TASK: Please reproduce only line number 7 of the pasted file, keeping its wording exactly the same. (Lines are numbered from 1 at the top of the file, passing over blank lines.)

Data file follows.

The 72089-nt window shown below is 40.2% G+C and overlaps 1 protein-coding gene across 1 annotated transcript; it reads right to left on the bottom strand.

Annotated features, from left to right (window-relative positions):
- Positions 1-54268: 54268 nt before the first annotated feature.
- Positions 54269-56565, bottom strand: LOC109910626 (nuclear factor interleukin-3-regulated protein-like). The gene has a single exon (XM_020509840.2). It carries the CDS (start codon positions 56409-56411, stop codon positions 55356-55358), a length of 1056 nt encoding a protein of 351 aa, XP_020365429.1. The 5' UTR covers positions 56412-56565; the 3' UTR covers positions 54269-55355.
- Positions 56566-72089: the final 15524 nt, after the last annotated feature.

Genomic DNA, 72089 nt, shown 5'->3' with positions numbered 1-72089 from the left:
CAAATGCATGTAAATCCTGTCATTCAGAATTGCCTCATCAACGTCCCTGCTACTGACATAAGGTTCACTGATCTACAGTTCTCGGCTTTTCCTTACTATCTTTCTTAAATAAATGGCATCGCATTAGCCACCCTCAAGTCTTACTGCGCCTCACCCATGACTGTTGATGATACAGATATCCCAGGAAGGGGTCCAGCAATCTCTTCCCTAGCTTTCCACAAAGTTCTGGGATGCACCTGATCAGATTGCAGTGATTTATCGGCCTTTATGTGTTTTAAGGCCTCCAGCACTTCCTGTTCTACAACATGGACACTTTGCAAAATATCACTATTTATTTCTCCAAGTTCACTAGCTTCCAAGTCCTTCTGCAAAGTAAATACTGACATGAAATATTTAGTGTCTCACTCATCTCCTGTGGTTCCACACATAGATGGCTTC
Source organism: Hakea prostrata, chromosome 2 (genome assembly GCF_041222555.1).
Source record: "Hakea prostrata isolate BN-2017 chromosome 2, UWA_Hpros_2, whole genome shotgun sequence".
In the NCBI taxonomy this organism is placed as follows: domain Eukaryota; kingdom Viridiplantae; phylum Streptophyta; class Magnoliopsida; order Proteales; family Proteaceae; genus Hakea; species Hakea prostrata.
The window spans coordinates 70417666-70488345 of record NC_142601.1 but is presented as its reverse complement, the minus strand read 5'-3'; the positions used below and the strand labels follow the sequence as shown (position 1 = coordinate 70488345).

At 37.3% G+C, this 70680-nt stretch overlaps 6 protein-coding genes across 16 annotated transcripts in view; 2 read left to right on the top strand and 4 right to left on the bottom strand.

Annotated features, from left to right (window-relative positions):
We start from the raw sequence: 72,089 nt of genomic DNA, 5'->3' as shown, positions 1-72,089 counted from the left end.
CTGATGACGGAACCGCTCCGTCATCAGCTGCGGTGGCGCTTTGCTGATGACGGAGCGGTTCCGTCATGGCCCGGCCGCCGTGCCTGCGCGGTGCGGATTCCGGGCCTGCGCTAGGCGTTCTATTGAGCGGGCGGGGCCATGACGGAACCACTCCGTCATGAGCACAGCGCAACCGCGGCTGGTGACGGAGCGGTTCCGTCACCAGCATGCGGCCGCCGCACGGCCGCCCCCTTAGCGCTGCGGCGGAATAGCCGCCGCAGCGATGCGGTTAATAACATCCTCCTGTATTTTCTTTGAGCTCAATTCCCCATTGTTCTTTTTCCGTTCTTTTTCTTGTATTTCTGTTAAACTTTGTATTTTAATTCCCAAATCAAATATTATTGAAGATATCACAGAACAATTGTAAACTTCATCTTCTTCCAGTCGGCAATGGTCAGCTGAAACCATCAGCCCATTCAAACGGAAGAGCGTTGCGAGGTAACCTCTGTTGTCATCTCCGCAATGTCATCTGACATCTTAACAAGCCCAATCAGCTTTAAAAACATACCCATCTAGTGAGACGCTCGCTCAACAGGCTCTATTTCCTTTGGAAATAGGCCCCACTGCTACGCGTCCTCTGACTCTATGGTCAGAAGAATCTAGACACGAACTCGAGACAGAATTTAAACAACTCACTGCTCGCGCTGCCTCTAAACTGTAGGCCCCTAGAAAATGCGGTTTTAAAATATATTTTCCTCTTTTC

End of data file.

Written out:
CAAATGCATGTAAATCCTGTCATTCAGAATTGCCTCATCAACGTCCCTGCTACTGACATAAGGTTCACTGATCTACAGTTCTCGGCTTTTCCTTACTATCTTTCTTAAATAAATGGCATCGCATTAGCCACCCTCAAGTCTTACTGCGCCTCACCCATGACTGTTGATGATACAGATATCCCAGGAAGGGGTCCAGCAATCTCTTCCCTAGCTTTCCACAAAGTTCTGGGATGCACCTGATCAGATTGCAGTGATTTATCGGCCTTTATGTGTTTTAAGGCCTCCAGCACTTCCTGTTCTACAACATGGACACTTTGCAAAATATCACTATTTATTTCTCCAAGTTCACTAGCTTCCAAGTCCTTCTGCAAAGTAAATACTGACATGAAATATTTAGTGTCTCACTCATCTCCTGTGGTTCCACACATAGATGGCTTC